Vaccination with IgM but Not IgG Idiotype (proteins) Prolongs Remission Duration In Follicular Lymphoma Patients.
Individuals who responded to initial chemotherapy and remained in remission for at least six months were eligible to continue in the trial, and received either a personalized idiotype vaccine plus an immune-stimulating agent called GM-CSF, or placebo vaccine plus GM-CSF. When researchers analyzed the patients who received at least one dose of personalized vaccine, they saw a 14-month improvement in disease-free survival, compared to those who received the placebo. The 76 patients treated with the vaccine had a median disease-free survival of 44.2 months, compared to 30.6 months for the 41 patients treated with the placebo.
Following a hunch and some earlier observations in the literature, Schuster and co-workers decided to reanalyze the data after dividing the patients based upon the type of isotype protein on their tumor cells’ surface. He found that patients whose tumors had an IgM-idiotype protein had a robust response to the vaccine, with an increase in median disease-free survival from 28.7 months in placebo-treated patients to 52.9 months in vaccine-treated patients. By contrast, the impact of the vaccine on patients whose idiotype protein was part of an IgG-type antibody was negligible, with a non-significant increase from 32.4 months to 35.1 months.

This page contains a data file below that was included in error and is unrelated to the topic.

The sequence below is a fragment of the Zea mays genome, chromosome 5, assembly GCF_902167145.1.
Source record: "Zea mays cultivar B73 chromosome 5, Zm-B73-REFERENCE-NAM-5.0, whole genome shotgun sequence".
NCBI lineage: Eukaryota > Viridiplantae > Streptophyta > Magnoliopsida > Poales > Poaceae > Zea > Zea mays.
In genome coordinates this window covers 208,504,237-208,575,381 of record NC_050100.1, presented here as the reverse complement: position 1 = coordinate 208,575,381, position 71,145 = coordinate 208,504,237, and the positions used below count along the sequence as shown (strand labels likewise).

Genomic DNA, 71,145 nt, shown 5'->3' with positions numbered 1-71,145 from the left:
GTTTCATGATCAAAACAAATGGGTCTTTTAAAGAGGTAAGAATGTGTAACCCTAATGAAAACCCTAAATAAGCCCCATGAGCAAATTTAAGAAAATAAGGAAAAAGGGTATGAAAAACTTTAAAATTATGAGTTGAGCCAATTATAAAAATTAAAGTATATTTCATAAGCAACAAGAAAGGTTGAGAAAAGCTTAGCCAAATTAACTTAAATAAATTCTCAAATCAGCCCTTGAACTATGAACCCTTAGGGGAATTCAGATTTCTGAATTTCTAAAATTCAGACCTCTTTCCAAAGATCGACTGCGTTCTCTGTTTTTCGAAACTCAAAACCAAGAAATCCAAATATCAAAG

“There is some evidence in the scientific literature that IgG is not as immunogenic or causes immune suppression or tolerance, compared with IgM,” Schuster says, “but no one has tested this hypothesis in a clinical trial.” Although this new analysis was not included in the original trial design, Schuster thinks its importance is clear. “What this analysis is doing is telling us potential ways to make better vaccines,” he says. “And it tells us that we should continue efforts to develop vaccines as part of our treatment for lymphoma.”
In fact, the new analysis may reveal the very reason that previous attempts to make an effective idiotype vaccine have not produced encouraging results. The technology used to develop idiotype vaccines in other trials engineered all the idiotype proteins into an IgG-type. By contrast, this trial used a technique that didn’t restrict idiotype vaccine production to IgG, but rather included whatever protein was native to the patients’ tumors.
To confirm their novel results, Schuster’s team plans to launch a new trial next year using the same vaccine approach, but this time they will divide patients at the outset, according to whether their idiotype protein is an IgM- or IgG-type.
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